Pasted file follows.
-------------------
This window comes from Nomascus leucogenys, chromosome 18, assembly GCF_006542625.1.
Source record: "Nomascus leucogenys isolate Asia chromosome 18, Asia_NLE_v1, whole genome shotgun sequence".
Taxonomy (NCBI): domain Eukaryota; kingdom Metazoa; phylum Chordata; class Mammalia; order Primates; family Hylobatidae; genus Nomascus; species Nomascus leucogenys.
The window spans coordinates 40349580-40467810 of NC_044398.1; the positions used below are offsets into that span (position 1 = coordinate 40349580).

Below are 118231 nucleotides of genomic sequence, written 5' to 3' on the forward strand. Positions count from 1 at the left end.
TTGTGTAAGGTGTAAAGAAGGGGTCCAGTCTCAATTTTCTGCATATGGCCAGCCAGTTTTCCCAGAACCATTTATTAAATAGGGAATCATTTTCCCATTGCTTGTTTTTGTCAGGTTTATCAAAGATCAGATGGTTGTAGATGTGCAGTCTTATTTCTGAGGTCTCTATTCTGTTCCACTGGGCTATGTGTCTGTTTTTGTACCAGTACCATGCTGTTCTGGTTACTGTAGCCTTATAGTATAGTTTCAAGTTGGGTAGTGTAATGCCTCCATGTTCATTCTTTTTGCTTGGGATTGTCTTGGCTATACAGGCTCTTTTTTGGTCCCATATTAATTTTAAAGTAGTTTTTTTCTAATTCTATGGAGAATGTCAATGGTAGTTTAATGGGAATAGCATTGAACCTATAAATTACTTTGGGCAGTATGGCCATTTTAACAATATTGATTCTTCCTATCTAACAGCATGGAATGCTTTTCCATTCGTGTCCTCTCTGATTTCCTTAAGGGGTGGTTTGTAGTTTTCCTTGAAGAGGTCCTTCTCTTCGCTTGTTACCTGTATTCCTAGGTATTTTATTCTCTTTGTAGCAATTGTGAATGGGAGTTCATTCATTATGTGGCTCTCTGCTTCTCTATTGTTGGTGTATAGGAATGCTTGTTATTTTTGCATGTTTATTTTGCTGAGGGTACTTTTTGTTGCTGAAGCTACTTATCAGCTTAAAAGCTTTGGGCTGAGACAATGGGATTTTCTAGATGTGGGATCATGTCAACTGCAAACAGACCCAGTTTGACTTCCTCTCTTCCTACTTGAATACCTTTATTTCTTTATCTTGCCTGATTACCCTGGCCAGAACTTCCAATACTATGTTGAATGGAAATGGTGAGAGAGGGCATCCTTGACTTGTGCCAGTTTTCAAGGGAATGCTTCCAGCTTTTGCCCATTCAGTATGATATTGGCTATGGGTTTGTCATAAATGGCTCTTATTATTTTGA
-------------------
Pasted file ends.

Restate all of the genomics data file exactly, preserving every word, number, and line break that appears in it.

This window comes from Nomascus leucogenys, chromosome 18, assembly GCF_006542625.1.
Source record: "Nomascus leucogenys isolate Asia chromosome 18, Asia_NLE_v1, whole genome shotgun sequence".
Taxonomy (NCBI): domain Eukaryota; kingdom Metazoa; phylum Chordata; class Mammalia; order Primates; family Hylobatidae; genus Nomascus; species Nomascus leucogenys.
The window spans coordinates 40349580-40467810 of NC_044398.1; the positions used below are offsets into that span (position 1 = coordinate 40349580).

Below are 118231 nucleotides of genomic sequence, written 5' to 3' on the forward strand. Positions count from 1 at the left end.
TTGTGTAAGGTGTAAAGAAGGGGTCCAGTCTCAATTTTCTGCATATGGCCAGCCAGTTTTCCCAGAACCATTTATTAAATAGGGAATCATTTTCCCATTGCTTGTTTTTGTCAGGTTTATCAAAGATCAGATGGTTGTAGATGTGCAGTCTTATTTCTGAGGTCTCTATTCTGTTCCACTGGGCTATGTGTCTGTTTTTGTACCAGTACCATGCTGTTCTGGTTACTGTAGCCTTATAGTATAGTTTCAAGTTGGGTAGTGTAATGCCTCCATGTTCATTCTTTTTGCTTGGGATTGTCTTGGCTATACAGGCTCTTTTTTGGTCCCATATTAATTTTAAAGTAGTTTTTTTCTAATTCTATGGAGAATGTCAATGGTAGTTTAATGGGAATAGCATTGAACCTATAAATTACTTTGGGCAGTATGGCCATTTTAACAATATTGATTCTTCCTATCTAACAGCATGGAATGCTTTTCCATTCGTGTCCTCTCTGATTTCCTTAAGGGGTGGTTTGTAGTTTTCCTTGAAGAGGTCCTTCTCTTCGCTTGTTACCTGTATTCCTAGGTATTTTATTCTCTTTGTAGCAATTGTGAATGGGAGTTCATTCATTATGTGGCTCTCTGCTTCTCTATTGTTGGTGTATAGGAATGCTTGTTATTTTTGCATGTTTATTTTGCTGAGGGTACTTTTTGTTGCTGAAGCTACTTATCAGCTTAAAAGCTTTGGGCTGAGACAATGGGATTTTCTAGATGTGGGATCATGTCAACTGCAAACAGACCCAGTTTGACTTCCTCTCTTCCTACTTGAATACCTTTATTTCTTTATCTTGCCTGATTACCCTGGCCAGAACTTCCAATACTATGTTGAATGGAAATGGTGAGAGAGGGCATCCTTGACTTGTGCCAGTTTTCAAGGGAATGCTTCCAGCTTTTGCCCATTCAGTATGATATTGGCTATGGGTTTGTCATAAATGGCTCTTATTATTTTGA